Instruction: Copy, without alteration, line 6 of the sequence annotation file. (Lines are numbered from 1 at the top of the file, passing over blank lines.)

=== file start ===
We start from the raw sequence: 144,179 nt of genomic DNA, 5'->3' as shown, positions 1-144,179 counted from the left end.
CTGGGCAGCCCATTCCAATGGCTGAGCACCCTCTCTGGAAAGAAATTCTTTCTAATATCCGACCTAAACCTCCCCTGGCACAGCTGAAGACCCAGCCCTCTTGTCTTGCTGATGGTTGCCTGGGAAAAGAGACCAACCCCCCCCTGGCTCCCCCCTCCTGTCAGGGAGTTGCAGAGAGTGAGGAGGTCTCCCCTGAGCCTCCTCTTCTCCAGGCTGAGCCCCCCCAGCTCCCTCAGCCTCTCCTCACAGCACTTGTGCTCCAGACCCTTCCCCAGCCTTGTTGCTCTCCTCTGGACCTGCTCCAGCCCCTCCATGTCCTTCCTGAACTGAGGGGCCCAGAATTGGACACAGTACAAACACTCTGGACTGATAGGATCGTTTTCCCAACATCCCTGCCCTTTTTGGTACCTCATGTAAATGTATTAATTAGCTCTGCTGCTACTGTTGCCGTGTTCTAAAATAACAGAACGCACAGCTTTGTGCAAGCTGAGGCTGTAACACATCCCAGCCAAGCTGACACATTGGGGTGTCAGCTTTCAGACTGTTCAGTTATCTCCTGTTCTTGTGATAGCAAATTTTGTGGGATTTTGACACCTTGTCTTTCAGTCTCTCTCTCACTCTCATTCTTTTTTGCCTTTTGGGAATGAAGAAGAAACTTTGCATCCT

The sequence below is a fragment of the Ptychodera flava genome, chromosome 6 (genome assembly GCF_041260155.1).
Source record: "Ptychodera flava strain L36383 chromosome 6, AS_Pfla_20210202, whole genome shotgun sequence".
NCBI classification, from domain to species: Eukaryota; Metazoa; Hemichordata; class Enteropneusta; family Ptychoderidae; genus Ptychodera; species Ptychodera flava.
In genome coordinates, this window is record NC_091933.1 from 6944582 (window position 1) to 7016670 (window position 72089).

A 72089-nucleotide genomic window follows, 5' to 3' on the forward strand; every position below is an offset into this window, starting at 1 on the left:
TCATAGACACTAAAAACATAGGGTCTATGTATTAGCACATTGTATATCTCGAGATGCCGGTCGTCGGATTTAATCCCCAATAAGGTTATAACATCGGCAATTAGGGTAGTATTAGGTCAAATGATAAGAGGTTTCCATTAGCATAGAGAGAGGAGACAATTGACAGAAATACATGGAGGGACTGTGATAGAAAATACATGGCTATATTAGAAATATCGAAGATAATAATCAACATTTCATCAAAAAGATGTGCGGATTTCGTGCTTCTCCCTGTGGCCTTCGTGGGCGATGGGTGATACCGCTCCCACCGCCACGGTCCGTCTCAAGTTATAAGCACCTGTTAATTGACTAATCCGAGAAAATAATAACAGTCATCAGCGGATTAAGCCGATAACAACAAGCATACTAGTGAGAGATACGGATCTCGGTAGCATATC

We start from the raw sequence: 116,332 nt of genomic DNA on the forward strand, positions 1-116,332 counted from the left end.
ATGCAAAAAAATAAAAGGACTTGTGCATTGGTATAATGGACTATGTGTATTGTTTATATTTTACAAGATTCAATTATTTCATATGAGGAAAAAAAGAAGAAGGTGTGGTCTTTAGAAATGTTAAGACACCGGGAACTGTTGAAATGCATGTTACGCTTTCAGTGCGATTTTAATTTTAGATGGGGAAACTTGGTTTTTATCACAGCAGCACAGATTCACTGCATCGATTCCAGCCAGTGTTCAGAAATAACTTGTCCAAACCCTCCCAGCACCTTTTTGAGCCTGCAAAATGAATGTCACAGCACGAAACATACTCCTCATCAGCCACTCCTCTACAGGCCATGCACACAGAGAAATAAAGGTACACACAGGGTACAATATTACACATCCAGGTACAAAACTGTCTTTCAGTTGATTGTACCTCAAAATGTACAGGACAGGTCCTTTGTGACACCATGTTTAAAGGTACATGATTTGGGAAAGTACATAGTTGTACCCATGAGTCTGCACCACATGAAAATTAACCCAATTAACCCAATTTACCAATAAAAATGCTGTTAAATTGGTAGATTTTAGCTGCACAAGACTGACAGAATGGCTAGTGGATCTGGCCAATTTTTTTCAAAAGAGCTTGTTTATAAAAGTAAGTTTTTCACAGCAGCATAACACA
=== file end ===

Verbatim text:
In genome coordinates, this window is record NC_091933.1 from 6944582 (window position 1) to 7016670 (window position 72089).